What Am I Doing Right Now?
Testing Bio-Weapons. Specifically different kinds of bites and Thunder Tail (a large, REA-expensive, striking weapon).

What Am I Learning?
Some of the attacks--the bio attacks--have profiles that mean they go very rarely (ROF 1x, charge up of 1 Round). In simulator-ville this means that to give the user a 50% POV with them they need to do like 40pts of damage on one hit. This is overwhelming. The reason is that in a given battle sometimes they may not ever get to act so when they do it has to be decisive.

However: if a PC has an 8 AP 'Monstrous Jaws' attack that deals 45 PEN damage when their companions are doing around 10 PEN for the same investment that's a problem. Why? Well, the dynamics of many-on-one are very different than the dynamics of 1-on-1 and a group of PCs (estimated 3-5) can make up for each other's weaknesses in ways that the current simulator environment doesn't handle. For example, while the attack might get blocked in the simulator, in a real-world situation a group of PCs with Monstrous Jaws might choose to only attack targets who've spent all their REA.

What Can We Do?
Well, a few things--and I'm not going to go into all of them right this second. The best thing to do would be to create some new simulator environments that handle many-on-1 attacks and then see how the attacks perform there. Give the simulation some PC-vs-NPC style battles.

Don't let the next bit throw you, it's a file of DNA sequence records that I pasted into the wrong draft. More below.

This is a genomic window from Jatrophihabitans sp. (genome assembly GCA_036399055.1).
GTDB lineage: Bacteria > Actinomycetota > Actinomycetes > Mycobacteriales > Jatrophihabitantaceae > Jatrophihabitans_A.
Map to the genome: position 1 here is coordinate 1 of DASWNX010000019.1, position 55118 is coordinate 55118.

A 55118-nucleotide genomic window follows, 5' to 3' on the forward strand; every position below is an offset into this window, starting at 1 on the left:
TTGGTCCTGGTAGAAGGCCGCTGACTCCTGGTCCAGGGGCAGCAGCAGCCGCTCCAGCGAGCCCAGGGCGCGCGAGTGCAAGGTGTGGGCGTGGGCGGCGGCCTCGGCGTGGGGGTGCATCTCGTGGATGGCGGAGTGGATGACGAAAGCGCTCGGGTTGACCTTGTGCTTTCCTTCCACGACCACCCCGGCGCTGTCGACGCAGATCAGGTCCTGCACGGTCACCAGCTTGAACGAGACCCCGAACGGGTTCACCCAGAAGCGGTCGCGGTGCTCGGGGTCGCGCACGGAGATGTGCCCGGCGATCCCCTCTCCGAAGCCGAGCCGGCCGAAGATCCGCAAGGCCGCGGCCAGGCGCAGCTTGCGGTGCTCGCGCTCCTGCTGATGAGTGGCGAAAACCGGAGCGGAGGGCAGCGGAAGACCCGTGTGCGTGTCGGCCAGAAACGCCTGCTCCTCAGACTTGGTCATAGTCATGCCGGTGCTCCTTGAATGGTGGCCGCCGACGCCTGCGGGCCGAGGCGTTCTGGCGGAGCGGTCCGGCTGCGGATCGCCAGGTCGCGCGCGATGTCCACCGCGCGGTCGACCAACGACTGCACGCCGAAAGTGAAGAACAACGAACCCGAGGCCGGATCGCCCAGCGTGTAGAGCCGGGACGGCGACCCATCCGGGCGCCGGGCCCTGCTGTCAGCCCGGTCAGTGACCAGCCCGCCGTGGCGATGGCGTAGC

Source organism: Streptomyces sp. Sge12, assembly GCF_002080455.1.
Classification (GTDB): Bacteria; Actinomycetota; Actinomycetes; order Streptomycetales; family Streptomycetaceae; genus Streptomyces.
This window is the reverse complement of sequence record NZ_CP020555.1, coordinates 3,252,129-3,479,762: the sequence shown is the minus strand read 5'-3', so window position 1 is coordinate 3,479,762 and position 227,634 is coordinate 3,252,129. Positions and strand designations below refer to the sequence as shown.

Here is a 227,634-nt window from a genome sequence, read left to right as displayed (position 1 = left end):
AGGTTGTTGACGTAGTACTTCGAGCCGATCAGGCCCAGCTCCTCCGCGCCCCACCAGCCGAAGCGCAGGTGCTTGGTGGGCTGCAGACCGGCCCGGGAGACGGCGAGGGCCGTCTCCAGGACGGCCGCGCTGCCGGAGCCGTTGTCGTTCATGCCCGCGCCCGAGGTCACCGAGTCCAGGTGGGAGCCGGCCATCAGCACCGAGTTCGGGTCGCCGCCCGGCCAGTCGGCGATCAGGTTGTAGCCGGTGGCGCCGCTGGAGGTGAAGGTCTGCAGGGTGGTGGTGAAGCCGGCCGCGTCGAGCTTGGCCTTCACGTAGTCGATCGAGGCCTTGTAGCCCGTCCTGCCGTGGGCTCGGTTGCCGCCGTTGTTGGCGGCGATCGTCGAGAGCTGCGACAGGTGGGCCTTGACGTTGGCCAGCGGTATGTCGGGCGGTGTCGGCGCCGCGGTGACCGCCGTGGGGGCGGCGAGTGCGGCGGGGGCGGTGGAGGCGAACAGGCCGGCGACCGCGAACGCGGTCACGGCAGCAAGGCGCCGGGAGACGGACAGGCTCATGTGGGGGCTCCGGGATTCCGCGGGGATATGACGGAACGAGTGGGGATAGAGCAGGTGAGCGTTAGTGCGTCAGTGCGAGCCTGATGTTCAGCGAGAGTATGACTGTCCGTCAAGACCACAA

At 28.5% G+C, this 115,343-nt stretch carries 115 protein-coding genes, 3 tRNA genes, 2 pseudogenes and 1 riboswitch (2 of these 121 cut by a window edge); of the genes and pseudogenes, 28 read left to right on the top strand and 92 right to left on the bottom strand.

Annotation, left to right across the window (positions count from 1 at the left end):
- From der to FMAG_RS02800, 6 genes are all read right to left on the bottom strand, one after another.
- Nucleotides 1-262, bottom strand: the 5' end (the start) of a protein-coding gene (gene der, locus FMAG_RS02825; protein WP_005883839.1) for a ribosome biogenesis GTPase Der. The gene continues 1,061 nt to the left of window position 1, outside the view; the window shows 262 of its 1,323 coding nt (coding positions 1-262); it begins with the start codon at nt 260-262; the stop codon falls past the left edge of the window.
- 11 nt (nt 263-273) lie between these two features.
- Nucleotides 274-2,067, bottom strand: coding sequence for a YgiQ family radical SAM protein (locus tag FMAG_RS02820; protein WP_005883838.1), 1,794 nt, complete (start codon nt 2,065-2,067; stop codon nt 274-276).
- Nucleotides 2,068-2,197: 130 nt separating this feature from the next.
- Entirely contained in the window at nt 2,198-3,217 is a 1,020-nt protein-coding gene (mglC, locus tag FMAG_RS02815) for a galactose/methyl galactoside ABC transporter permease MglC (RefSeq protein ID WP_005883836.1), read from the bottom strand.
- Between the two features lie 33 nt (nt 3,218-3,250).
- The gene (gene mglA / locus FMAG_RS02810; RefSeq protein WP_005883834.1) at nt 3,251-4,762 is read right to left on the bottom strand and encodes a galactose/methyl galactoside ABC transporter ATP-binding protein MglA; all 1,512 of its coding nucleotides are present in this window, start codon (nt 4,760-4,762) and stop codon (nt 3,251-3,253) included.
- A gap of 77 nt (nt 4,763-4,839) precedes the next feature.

We may still do that--but right now we're looking at a simpler scenario: manual revision of the numbers. I'm going to look into simply reducing the excess damage (above 25 at L1) by some standard amount and making a very few simple tests to see how that performs (such as making the Test Characters fewer AP than normal but putting in 2 of them instead of one). If I can get some basic balance out of that I think we'll be okay.

I should note that this is a rare problem and it usually only occurs when people take 'monster' attacks and that those attacks are not really supposed to destroy a PC in one hit--they're, instead--meant to be a scary attack that comes out once in a while. Reducing the damage will actually help with that.

What Else?
We are working on the new Character Creator software and we're trying to make it get A-Cost correct. This is quite difficult since we're still revising how it works.

Our current thinking: There are no 1pt attacks. Previously if I had Super Strength and wanted Eye-Beam-Lasers at the same level I paid 1 AP for the second attack. This was because it was way, way more efficient to just have "double your points" in one attack or the other. The utility (range) of splitting them made no sense.

The problem is that in some (early) testing it looks like having a ranged attack for ranged people and a hth attack for hth-people (Which will hit harder) is, in fact, a good deal better than 1 AP worth.

We were also charging 1/3rd AP of your most-expensive attack for other attacks like Exotic ones (Ghost Bullets that ignore armor--who wouldn't pay 1 AP for some of those!?) or Periodic Attacks (like the monster bite that does way more damage but is only active once in a while). This formula has been extensively tested and seems to work.

So getting rid of the 1 AP attacks means that if you have 12 AP in Super Strength for 4 AP more you can get 12 AP in Laser-Eye-Beams. While the exact value may not always work out right this works out pretty well so far and makes the rule much, much simpler.